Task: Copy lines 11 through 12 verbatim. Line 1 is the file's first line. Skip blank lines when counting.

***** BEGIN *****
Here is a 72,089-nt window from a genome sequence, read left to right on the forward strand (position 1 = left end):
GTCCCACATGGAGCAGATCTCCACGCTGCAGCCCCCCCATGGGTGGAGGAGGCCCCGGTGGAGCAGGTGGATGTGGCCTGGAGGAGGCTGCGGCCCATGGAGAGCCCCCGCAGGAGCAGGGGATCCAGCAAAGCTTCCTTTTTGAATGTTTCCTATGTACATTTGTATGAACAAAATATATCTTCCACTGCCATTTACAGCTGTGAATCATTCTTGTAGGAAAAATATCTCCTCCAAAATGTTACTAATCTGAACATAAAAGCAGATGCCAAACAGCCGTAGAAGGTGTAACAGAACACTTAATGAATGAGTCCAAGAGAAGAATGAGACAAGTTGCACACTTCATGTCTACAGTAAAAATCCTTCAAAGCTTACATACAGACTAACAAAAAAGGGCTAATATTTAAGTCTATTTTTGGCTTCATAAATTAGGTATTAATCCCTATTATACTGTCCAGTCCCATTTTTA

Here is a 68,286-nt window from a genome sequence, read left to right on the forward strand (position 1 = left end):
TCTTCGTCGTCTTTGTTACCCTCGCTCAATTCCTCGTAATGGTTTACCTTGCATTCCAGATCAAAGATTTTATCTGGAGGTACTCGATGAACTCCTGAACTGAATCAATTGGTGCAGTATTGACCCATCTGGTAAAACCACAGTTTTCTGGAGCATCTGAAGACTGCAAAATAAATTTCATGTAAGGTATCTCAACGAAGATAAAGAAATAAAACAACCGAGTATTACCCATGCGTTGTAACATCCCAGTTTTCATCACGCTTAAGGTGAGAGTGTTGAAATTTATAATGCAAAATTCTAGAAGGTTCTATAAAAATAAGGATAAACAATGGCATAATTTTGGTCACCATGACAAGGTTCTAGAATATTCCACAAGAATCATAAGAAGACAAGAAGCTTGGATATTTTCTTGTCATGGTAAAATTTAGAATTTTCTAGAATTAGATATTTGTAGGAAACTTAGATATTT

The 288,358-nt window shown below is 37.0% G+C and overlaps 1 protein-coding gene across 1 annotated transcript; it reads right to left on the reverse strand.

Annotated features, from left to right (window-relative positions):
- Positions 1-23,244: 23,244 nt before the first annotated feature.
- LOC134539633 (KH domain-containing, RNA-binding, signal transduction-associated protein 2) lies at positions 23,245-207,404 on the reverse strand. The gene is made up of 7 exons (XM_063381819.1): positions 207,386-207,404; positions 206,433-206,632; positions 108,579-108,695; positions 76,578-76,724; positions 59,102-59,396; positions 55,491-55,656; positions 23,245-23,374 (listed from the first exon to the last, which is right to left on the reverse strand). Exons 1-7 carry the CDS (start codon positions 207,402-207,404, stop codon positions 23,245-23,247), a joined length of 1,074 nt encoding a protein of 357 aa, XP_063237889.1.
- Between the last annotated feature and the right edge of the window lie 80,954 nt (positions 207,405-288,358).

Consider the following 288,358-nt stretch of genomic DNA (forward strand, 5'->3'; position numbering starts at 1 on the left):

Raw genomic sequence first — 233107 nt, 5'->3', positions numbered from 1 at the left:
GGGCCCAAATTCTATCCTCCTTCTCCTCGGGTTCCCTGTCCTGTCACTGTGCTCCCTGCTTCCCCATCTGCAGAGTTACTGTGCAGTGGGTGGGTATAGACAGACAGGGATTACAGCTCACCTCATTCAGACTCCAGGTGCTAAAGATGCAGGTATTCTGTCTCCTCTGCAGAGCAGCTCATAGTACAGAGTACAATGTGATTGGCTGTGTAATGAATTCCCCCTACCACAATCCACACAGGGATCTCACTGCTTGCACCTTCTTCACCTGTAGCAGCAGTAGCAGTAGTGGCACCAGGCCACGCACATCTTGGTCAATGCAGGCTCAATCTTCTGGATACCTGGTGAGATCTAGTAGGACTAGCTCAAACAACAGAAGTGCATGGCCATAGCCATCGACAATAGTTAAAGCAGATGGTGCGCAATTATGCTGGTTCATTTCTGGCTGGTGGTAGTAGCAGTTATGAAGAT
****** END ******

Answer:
Raw genomic sequence first — 233107 nt, 5'->3', positions numbered from 1 at the left:
GGGCCCAAATTCTATCCTCCTTCTCCTCGGGTTCCCTGTCCTGTCACTGTGCTCCCTGCTTCCCCATCTGCAGAGTTACTGTGCAGTGGGTGGGTATAGACAGACAGGGATTACAGCTCACCTCATTCAGACTCCAGGTGCTAAAGATGCAGGTATTCTGTCTCCTCTGCAGAGCAGCTCATAGTACAGAGTACAATGTGATTGGCTGTGTAATGAATTCCCCCTACCACAATCCACACAGGGATCTCACTGCTTGCACCTTCTTCACCTGTAGCAGCAGTAGCAGTAGTGGCACCAGGCCACGCACATCTTGGTCAATGCAGGCTCAATCTTCTGGATACCTGGTGAGATCTAGTAGGACTAGCTCAAACAACAGAAGTGCATGGCCATAGCCATCGACAATAGTTAAAGCAGATGGTGCGCAATTATGCTGGTTCATTTCTGGCTGGTGGTAGTAGCAGTTATGAAGAT